Historical Society Invites You to an Online Conversation Regarding the Consequences of Urban Renewal
Thursday September 17, 2020
Our friends at the Historical Society of Washington, D.C. invite you to join them on Wednesday, September 23 at 7:30pm for the virtual conversation, “Federal Experiments and Their Consequences: Urban Renewal.” Journalist and activist Sam Smith and local reporter Derrick Ward will address these questions and more during the online discussion:
- What are some of the federal experiments that reshaped our city?
- When and how did Washingtonians band together to take control of their destiny?
- Where were federal government programs when we most needed them?
- How does the lack of voting representation in Congress touch the lives of Washingtonians?
Visit the related link to below for a complete description of the event and to RSVP. A suggested registration donation of $20 is requested (if able to pay) to support current and future program costs. Located immediately adjacent to Mount Vernon Triangle at The Carnegie Library at Mount Vernon Square, The Historical Society of Washington DC and its DC History Center help to collect, interpret and share the history of our Nation’s Capital.
Today more than 700,000 people are without a voice when the country’s lawmakers decide to take consequential actions such as going to war or impeaching a president. The founders thought proximity to power would mean access to power for Washingtonians. Instead, the city’s position as home to the federal government and under its legal control has often made DC a laboratory for such federal experiments as urban renewal, in which citizens and local lawmakers have no say. Smith and Ward have written about – and lived through – many years of DC’s experiences as an experimental lab for Congress. They will look at the history of urban renewal across the District to consider implications of federal control for our current day.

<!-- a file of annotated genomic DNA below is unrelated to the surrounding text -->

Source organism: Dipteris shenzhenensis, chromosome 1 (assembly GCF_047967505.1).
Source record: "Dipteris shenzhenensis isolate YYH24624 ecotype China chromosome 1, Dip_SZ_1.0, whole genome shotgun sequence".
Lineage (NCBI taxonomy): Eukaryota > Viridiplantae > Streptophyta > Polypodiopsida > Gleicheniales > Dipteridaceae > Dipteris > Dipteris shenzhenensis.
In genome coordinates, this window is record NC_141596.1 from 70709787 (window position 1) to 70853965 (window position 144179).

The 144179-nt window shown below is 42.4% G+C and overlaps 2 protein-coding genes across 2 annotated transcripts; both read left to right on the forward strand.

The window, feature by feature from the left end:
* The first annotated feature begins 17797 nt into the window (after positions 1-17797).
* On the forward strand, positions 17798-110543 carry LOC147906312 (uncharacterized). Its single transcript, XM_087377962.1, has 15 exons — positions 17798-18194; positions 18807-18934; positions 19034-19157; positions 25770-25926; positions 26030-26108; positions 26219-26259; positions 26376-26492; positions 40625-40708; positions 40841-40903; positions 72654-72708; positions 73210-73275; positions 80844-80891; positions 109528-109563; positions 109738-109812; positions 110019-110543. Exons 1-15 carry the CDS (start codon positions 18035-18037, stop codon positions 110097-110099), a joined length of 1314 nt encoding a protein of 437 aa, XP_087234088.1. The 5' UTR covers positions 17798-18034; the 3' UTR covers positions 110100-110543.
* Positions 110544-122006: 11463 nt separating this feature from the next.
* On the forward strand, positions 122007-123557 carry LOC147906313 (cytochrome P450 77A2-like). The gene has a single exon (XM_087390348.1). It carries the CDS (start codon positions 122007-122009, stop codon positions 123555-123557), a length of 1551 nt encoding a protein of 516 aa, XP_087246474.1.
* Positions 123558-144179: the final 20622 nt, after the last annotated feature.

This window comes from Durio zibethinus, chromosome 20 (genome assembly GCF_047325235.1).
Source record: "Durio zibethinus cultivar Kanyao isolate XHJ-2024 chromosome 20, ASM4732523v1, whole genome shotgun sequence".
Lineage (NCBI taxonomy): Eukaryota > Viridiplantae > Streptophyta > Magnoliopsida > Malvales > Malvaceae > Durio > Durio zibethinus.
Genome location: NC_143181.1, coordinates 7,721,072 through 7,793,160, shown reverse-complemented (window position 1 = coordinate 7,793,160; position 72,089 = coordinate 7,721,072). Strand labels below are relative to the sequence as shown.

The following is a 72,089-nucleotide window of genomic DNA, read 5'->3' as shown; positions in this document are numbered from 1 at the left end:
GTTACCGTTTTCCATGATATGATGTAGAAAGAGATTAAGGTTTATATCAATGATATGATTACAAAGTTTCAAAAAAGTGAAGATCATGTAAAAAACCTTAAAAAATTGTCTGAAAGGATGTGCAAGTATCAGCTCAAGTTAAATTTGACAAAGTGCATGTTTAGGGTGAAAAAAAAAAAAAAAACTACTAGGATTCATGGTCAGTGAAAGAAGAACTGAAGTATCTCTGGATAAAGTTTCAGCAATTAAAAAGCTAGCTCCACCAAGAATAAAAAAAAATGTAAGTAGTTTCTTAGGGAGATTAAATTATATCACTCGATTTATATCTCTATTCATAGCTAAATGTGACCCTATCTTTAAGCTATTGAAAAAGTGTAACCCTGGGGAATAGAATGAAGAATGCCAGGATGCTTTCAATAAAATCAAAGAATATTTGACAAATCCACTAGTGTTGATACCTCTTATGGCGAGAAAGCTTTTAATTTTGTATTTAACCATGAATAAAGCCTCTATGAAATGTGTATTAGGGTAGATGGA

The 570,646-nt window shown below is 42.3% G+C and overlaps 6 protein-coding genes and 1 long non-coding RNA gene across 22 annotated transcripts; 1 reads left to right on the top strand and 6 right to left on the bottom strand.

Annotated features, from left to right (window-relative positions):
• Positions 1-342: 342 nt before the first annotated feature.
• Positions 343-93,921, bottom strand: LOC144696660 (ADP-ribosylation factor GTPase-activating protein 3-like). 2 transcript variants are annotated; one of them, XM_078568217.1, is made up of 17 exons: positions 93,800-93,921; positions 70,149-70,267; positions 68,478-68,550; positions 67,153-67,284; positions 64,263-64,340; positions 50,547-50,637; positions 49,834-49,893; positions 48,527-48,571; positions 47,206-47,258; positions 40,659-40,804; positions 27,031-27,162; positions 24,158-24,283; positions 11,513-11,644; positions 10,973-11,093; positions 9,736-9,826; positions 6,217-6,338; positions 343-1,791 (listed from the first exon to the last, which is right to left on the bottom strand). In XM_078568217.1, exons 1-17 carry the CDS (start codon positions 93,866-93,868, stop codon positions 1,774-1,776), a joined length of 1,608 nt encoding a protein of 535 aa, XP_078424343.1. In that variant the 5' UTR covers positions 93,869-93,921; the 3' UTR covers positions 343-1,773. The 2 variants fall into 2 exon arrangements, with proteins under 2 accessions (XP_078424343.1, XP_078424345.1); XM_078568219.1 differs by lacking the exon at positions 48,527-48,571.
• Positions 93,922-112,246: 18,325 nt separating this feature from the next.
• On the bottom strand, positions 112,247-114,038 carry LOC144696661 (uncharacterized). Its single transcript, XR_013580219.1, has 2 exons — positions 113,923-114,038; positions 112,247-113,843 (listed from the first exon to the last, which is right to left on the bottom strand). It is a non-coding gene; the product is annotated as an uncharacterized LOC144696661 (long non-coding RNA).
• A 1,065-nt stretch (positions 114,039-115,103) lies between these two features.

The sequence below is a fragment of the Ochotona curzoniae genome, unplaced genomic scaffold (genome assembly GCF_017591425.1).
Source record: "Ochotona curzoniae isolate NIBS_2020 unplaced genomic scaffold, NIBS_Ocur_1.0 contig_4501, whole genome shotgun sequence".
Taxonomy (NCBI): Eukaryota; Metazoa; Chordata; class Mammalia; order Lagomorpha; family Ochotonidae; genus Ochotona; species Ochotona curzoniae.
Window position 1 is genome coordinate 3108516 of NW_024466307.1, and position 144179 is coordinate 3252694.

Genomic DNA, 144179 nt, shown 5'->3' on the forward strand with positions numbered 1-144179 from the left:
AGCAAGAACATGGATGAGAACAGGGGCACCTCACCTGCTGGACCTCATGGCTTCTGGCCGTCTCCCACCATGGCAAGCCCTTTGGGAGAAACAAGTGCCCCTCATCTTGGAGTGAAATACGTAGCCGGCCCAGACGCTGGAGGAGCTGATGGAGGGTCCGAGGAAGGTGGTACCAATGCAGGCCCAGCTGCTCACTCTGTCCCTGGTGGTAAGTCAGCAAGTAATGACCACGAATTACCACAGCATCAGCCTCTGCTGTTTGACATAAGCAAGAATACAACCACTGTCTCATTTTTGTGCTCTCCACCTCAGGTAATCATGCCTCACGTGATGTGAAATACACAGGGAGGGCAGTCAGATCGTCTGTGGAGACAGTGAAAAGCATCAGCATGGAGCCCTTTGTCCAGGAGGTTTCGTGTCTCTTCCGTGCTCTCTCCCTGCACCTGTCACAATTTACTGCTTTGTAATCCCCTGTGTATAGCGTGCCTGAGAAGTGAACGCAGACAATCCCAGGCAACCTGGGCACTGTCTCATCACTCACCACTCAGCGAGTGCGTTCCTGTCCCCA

To participate in this virtual event, please register here to receive your link to the Zoom event. A suggestedregistration donation of $20 is requested (if you are able to pay) to support current and future program costs. Located immediately adjacent to Mount Vernon Triangle at The Carnegie Library at Mount Vernon Square, The Historical Society of Washington DC and its DC History Center helps to collect, interpret and share the history of our Nation’s Capital.